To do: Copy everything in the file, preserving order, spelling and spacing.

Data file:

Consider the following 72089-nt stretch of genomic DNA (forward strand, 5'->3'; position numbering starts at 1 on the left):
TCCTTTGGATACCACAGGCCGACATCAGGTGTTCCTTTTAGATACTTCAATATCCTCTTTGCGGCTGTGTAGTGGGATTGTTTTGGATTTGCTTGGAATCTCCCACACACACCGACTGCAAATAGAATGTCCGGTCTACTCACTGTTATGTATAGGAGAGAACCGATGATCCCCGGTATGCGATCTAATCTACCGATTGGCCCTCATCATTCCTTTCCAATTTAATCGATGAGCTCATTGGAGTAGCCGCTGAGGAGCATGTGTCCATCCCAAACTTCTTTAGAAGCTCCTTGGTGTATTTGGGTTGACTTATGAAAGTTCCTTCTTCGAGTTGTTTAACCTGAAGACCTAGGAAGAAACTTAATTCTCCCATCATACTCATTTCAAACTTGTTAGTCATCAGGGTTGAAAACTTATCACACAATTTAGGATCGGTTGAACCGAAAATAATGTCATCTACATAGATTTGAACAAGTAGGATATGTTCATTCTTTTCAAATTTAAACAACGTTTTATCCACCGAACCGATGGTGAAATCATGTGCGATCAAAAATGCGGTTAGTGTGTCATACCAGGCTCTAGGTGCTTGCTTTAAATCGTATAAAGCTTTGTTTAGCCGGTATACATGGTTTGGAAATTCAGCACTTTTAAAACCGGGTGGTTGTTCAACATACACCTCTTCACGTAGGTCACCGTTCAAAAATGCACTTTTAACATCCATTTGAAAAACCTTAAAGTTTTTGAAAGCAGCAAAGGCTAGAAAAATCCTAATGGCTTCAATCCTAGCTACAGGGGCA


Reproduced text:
Consider the following 72089-nt stretch of genomic DNA (forward strand, 5'->3'; position numbering starts at 1 on the left):
TCCTTTGGATACCACAGGCCGACATCAGGTGTTCCTTTTAGATACTTCAATATCCTCTTTGCGGCTGTGTAGTGGGATTGTTTTGGATTTGCTTGGAATCTCCCACACACACCGACTGCAAATAGAATGTCCGGTCTACTCACTGTTATGTATAGGAGAGAACCGATGATCCCCGGTATGCGATCTAATCTACCGATTGGCCCTCATCATTCCTTTCCAATTTAATCGATGAGCTCATTGGAGTAGCCGCTGAGGAGCATGTGTCCATCCCAAACTTCTTTAGAAGCTCCTTGGTGTATTTGGGTTGACTTATGAAAGTTCCTTCTTCGAGTTGTTTAACCTGAAGACCTAGGAAGAAACTTAATTCTCCCATCATACTCATTTCAAACTTGTTAGTCATCAGGGTTGAAAACTTATCACACAATTTAGGATCGGTTGAACCGAAAATAATGTCATCTACATAGATTTGAACAAGTAGGATATGTTCATTCTTTTCAAATTTAAACAACGTTTTATCCACCGAACCGATGGTGAAATCATGTGCGATCAAAAATGCGGTTAGTGTGTCATACCAGGCTCTAGGTGCTTGCTTTAAATCGTATAAAGCTTTGTTTAGCCGGTATACATGGTTTGGAAATTCAGCACTTTTAAAACCGGGTGGTTGTTCAACATACACCTCTTCACGTAGGTCACCGTTCAAAAATGCACTTTTAACATCCATTTGAAAAACCTTAAAGTTTTTGAAAGCAGCAAAGGCTAGAAAAATCCTAATGGCTTCAATCCTAGCTACAGGGGCA